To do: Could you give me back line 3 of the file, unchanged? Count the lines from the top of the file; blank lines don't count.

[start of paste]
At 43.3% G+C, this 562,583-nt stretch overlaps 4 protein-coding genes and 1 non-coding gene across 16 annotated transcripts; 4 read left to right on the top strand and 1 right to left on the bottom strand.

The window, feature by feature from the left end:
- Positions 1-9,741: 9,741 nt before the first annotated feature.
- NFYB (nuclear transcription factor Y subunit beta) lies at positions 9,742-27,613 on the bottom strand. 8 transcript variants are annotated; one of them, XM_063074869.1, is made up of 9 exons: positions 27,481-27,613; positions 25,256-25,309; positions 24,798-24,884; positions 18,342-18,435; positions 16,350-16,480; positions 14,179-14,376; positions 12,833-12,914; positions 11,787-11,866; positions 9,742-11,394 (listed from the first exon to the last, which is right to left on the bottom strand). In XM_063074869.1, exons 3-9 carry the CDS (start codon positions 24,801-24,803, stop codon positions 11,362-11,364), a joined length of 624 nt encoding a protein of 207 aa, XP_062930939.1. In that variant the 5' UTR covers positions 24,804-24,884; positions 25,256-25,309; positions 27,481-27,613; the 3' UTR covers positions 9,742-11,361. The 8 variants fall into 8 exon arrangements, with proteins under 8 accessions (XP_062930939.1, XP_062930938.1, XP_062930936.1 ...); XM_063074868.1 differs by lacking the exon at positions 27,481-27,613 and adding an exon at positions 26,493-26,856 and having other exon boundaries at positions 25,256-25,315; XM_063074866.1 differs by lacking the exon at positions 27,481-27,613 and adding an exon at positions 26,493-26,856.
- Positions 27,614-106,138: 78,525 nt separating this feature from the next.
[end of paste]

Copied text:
- Positions 1-9,741: 9,741 nt before the first annotated feature.